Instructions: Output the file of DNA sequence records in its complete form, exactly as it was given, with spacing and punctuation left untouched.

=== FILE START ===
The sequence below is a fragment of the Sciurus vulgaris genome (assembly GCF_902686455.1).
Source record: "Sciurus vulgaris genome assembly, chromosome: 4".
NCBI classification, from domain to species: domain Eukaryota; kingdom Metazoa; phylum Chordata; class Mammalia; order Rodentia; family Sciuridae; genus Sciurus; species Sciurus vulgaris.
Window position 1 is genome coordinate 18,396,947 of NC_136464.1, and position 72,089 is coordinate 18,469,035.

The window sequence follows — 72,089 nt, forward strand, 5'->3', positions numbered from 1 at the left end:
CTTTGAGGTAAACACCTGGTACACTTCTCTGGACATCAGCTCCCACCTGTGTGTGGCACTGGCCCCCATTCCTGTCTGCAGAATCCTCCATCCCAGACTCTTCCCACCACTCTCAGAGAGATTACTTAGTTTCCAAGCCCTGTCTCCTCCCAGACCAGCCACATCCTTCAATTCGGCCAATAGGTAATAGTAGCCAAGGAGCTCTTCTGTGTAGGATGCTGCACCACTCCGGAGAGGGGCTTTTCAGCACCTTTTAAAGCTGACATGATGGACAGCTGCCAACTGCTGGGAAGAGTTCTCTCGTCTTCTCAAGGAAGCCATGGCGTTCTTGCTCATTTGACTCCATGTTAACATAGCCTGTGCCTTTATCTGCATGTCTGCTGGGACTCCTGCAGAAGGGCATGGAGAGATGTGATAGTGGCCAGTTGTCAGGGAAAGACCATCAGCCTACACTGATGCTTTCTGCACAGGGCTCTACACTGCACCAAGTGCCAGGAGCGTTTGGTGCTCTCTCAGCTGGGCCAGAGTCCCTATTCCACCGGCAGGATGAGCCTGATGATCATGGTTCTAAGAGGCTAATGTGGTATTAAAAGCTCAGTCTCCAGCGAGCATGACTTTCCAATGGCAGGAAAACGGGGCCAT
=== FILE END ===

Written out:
The sequence below is a fragment of the Sciurus vulgaris genome (assembly GCF_902686455.1).
Source record: "Sciurus vulgaris genome assembly, chromosome: 4".
NCBI classification, from domain to species: domain Eukaryota; kingdom Metazoa; phylum Chordata; class Mammalia; order Rodentia; family Sciuridae; genus Sciurus; species Sciurus vulgaris.
Window position 1 is genome coordinate 18,396,947 of NC_136464.1, and position 72,089 is coordinate 18,469,035.

The window sequence follows — 72,089 nt, forward strand, 5'->3', positions numbered from 1 at the left end:
CTTTGAGGTAAACACCTGGTACACTTCTCTGGACATCAGCTCCCACCTGTGTGTGGCACTGGCCCCCATTCCTGTCTGCAGAATCCTCCATCCCAGACTCTTCCCACCACTCTCAGAGAGATTACTTAGTTTCCAAGCCCTGTCTCCTCCCAGACCAGCCACATCCTTCAATTCGGCCAATAGGTAATAGTAGCCAAGGAGCTCTTCTGTGTAGGATGCTGCACCACTCCGGAGAGGGGCTTTTCAGCACCTTTTAAAGCTGACATGATGGACAGCTGCCAACTGCTGGGAAGAGTTCTCTCGTCTTCTCAAGGAAGCCATGGCGTTCTTGCTCATTTGACTCCATGTTAACATAGCCTGTGCCTTTATCTGCATGTCTGCTGGGACTCCTGCAGAAGGGCATGGAGAGATGTGATAGTGGCCAGTTGTCAGGGAAAGACCATCAGCCTACACTGATGCTTTCTGCACAGGGCTCTACACTGCACCAAGTGCCAGGAGCGTTTGGTGCTCTCTCAGCTGGGCCAGAGTCCCTATTCCACCGGCAGGATGAGCCTGATGATCATGGTTCTAAGAGGCTAATGTGGTATTAAAAGCTCAGTCTCCAGCGAGCATGACTTTCCAATGGCAGGAAAACGGGGCCAT